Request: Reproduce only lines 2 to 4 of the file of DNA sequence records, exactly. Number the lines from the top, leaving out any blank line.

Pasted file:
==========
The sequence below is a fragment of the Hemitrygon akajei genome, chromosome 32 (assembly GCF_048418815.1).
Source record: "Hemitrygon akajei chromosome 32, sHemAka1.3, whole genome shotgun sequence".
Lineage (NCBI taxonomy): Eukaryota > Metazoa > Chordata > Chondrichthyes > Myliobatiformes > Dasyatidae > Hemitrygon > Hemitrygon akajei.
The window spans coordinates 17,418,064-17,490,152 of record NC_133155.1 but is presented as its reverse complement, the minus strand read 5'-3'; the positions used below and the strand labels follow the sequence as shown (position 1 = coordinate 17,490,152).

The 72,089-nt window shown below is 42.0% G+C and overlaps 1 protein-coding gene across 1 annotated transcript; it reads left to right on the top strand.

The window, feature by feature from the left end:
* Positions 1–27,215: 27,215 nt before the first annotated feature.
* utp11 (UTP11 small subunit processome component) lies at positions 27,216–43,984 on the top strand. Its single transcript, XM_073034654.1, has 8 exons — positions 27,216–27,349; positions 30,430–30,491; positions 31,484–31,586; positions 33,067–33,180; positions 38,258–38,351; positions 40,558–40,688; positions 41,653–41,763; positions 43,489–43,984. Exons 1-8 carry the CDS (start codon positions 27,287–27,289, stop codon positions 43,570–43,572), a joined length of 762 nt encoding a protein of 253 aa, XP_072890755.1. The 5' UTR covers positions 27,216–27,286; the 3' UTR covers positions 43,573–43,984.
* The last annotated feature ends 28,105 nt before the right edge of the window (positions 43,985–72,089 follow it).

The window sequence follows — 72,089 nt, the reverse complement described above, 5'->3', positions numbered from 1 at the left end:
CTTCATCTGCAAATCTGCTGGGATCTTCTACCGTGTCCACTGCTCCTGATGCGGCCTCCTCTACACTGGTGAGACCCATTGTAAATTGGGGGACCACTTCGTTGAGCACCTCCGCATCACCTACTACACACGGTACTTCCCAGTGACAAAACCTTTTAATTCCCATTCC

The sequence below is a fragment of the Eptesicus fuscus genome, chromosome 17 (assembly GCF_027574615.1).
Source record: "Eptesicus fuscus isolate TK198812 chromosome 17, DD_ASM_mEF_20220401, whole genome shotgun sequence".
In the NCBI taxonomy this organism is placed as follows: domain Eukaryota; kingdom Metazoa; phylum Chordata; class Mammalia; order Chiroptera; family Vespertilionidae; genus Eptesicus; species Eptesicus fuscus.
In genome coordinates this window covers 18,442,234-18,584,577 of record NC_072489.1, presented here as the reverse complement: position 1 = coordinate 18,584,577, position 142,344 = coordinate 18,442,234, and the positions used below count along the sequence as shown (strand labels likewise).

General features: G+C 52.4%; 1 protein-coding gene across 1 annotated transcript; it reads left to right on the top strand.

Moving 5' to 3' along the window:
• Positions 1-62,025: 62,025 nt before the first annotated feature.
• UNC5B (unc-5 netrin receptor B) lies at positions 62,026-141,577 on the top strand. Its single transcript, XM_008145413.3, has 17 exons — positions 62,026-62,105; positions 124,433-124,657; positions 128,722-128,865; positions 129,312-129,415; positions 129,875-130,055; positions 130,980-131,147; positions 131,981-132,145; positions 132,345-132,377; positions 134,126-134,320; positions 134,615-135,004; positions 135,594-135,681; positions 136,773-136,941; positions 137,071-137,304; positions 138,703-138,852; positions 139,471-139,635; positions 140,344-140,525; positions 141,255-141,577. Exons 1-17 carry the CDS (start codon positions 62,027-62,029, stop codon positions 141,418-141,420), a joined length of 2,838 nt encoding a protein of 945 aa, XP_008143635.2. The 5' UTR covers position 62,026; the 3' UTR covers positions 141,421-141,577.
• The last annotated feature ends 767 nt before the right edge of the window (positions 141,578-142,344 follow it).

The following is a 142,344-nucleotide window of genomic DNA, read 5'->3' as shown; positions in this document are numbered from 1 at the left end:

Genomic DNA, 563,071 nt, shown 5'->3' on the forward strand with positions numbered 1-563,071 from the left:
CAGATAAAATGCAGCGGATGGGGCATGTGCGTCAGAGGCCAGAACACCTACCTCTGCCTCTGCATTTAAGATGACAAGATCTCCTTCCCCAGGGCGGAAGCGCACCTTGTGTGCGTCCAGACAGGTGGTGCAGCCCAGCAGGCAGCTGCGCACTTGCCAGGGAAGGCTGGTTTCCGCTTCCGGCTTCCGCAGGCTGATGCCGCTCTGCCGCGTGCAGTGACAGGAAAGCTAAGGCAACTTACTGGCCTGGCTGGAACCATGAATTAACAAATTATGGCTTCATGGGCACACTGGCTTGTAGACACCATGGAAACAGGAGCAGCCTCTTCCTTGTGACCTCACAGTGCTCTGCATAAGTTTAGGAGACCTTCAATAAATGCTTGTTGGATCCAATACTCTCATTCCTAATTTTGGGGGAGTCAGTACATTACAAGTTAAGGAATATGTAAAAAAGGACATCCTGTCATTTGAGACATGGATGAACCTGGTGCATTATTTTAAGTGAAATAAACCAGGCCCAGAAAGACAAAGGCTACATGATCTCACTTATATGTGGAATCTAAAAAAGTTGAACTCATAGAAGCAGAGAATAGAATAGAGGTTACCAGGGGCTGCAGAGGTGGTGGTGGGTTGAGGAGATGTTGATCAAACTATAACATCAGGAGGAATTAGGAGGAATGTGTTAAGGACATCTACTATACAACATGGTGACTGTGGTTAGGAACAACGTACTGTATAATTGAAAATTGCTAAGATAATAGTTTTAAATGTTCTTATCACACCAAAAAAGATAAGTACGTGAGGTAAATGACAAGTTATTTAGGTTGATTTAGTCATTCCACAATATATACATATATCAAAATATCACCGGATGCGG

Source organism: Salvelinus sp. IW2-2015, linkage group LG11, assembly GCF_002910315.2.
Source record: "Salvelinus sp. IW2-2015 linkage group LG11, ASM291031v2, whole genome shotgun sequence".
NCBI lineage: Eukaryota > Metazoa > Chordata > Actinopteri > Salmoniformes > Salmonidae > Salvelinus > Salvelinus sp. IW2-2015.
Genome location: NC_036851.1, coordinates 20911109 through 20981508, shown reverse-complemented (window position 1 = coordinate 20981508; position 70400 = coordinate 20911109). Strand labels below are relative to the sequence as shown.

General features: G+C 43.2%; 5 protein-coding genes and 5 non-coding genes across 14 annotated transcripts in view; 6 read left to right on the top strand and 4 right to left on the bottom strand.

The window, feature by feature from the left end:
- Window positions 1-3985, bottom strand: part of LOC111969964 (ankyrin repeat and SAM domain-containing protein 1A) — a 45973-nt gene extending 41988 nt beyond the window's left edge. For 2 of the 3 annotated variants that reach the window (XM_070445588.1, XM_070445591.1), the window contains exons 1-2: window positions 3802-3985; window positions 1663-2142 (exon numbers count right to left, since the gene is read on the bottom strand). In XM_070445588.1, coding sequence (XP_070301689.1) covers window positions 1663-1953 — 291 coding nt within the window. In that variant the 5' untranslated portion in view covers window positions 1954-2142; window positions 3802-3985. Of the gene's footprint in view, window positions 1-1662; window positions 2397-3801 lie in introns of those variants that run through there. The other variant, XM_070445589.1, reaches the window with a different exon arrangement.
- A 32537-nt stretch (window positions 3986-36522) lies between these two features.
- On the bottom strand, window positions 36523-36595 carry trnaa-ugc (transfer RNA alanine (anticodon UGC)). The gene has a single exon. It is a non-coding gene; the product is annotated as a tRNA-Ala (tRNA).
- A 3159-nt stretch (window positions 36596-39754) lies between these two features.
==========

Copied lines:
Source record: "Hemitrygon akajei chromosome 32, sHemAka1.3, whole genome shotgun sequence".
Lineage (NCBI taxonomy): Eukaryota > Metazoa > Chordata > Chondrichthyes > Myliobatiformes > Dasyatidae > Hemitrygon > Hemitrygon akajei.
The window spans coordinates 17,418,064-17,490,152 of record NC_133155.1 but is presented as its reverse complement, the minus strand read 5'-3'; the positions used below and the strand labels follow the sequence as shown (position 1 = coordinate 17,490,152).